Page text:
Profile in Persecution: Mahmood Nooh AlSaeed

Mahmood Nooh AlSaeed was 30 years old when he was arrested. Prior to his arrest, Mahmood was being persecuted for his political participation in peaceful demonstrations since 2011. Mahmood has been subjected to severe medical negligence, especially amidst the COVID-19 pandemic. He is currently held at Jau Prison where his health continues to deteriorate.

On 14 January 2017 at approximately 1 p.m., riot police, Criminal Investigation Directorate (CID), and National Security Agency (NSA) officers, aided by civilian cars and a helicopter, raided the village of Ma’ameer. Mahmood was staying with two of his close friends at their house when it was raided. While trying to escape, Mahmood fell from the three-story house and remained lying on the ground for a long time until Special Security officers arrested him without presenting a warrant. While no reason for the arrest was stated when it took place, Mahmood’s father had received a summons to have Mahmood appear before court; however, neither Mahmood nor his lawyer attended the court sessions held before his arrest. As a result, the judgments were issued in absentia against Mahmood, and his family only knew about them through the parents of other defendants involved in the same cases. Mahmood was being persecuted for his participation in the peaceful protests calling for democracy since 2011. In the same year, Mahmood was seriously injured in the head and the face, and in 2014, he was injured with shotgun pellets by Special Security Forces during violent repression of a demonstration in his town.

Five days after the arrest, Mahmood contacted his family to inform them that he was at the CID. He told them that he was fine and would only call when necessary. The phone call lasted for only two minutes, and news about Mahmood was cut off for a while. Later, Mahmood’s family learned that the number their son called from belonged to Al-Qalaa Hospital, not the CID. In truth, Mahmood was transferred to Al-Qalaa hospital on the same day of the arrest; however, his family was being misled about his whereabouts.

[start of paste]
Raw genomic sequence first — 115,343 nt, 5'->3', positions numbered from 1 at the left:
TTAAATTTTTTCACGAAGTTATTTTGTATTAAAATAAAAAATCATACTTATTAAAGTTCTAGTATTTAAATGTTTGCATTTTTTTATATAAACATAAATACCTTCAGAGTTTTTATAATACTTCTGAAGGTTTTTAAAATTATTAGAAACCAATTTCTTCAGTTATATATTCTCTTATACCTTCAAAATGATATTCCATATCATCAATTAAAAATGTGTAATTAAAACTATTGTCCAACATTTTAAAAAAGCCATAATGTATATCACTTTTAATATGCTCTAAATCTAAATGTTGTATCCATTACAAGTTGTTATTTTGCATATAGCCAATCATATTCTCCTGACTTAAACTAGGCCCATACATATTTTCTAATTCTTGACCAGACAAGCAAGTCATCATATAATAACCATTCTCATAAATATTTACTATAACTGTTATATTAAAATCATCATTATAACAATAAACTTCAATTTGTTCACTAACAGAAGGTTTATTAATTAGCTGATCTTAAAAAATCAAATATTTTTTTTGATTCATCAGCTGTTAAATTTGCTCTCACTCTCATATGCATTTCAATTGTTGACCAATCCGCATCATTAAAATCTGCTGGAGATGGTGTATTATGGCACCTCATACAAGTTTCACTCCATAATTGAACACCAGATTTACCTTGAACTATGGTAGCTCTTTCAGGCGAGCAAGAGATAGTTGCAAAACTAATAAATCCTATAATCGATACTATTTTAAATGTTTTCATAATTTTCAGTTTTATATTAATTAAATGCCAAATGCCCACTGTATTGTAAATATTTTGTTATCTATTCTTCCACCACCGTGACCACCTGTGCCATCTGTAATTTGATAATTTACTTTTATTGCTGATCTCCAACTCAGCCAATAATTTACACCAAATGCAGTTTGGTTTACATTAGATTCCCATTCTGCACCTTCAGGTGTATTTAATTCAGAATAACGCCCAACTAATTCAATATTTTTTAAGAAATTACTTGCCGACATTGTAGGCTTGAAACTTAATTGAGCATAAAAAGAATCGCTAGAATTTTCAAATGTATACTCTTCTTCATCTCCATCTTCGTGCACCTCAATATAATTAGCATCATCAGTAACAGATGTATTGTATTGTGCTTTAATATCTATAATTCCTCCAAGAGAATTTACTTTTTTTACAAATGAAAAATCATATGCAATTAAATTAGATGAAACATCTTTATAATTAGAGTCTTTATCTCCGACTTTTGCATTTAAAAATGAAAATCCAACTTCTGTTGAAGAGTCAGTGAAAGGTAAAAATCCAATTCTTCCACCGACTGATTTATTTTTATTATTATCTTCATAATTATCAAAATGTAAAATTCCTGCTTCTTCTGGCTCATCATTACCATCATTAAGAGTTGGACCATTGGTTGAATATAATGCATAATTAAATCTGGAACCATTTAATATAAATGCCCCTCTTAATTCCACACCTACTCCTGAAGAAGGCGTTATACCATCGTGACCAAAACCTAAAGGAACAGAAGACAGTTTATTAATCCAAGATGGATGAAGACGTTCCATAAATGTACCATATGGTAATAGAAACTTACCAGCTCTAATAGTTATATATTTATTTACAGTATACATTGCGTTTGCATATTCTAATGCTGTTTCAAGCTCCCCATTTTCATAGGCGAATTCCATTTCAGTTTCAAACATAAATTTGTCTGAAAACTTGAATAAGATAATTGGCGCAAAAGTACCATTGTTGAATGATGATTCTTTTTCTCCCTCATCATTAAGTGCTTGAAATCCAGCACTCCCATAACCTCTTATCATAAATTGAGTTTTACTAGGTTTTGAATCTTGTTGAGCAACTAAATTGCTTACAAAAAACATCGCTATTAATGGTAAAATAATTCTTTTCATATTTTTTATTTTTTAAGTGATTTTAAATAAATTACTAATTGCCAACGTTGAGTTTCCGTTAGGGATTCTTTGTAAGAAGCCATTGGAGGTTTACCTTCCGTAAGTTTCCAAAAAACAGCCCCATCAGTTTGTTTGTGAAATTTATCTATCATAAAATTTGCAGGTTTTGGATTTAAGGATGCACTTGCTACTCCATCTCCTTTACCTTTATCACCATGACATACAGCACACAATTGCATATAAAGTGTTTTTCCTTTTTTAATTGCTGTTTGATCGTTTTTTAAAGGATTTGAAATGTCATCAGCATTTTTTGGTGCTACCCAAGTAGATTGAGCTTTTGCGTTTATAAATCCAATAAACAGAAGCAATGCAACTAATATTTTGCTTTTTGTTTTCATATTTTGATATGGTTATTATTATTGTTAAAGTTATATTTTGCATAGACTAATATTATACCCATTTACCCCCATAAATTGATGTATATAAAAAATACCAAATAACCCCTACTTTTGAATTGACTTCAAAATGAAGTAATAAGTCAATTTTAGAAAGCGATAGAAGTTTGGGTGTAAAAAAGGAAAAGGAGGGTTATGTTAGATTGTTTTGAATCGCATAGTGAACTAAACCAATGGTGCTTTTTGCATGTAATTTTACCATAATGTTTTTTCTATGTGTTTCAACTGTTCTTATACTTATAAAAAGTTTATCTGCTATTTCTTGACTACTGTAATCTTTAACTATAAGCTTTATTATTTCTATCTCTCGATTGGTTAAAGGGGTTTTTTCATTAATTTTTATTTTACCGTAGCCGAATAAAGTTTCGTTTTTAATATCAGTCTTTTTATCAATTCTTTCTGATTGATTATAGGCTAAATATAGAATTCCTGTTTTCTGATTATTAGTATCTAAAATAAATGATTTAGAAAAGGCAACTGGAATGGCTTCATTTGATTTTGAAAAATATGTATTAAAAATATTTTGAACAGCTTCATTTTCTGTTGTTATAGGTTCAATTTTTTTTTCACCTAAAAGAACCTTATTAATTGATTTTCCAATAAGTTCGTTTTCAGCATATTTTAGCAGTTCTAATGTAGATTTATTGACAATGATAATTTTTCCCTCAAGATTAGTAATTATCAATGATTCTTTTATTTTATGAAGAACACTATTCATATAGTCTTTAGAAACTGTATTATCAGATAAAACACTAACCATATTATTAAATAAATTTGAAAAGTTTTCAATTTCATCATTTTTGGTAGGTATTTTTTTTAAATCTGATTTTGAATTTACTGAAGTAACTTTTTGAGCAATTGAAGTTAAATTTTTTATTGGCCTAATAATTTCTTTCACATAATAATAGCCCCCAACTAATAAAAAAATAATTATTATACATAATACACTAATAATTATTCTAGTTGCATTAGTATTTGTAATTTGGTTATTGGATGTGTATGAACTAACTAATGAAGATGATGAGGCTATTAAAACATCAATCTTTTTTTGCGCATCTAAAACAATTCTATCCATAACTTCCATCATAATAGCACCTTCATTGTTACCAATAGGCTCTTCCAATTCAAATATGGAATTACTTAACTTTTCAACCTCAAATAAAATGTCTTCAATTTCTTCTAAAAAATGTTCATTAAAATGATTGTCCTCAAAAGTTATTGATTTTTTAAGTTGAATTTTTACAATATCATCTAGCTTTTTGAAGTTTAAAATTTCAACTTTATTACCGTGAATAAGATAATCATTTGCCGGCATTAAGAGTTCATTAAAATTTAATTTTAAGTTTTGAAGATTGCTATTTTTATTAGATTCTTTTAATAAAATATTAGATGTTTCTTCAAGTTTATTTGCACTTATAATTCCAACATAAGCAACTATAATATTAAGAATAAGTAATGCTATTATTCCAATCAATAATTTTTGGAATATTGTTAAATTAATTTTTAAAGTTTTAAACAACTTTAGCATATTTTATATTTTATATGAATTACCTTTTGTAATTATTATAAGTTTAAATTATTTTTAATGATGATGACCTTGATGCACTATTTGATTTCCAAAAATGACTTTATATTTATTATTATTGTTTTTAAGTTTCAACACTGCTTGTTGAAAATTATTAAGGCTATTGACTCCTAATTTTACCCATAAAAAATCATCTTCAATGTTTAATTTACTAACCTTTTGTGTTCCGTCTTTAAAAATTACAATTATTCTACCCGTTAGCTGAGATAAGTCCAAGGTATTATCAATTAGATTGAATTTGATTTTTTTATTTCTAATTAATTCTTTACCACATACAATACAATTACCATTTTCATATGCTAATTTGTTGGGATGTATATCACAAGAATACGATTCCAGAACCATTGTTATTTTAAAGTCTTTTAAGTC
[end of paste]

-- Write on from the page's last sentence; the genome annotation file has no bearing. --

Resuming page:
At the hospital, Mahmood was neither treated for the injuries he sustained from the fall, nor was he interrogated. Instead, he was placed in a single room where he was treated by only being given an IV drip in order to rid his body of the bruises sustained during the arrest. Mahmood required an urgent surgery because he suffered multiple fractures in his feet, but the process was delayed during the month and a half he spent at the hospital, which caused the fractures to heal in a wrong way. If he wanted to go to the bathroom, he would not receive any help despite not being able to walk. Instead, he would be forced to crawl to reach the bathroom which was far away from his room. Even after approximately four months of the arrest, Mahmood was still walking on crutches and his feet were swollen and dark blue. He is still unable to walk properly.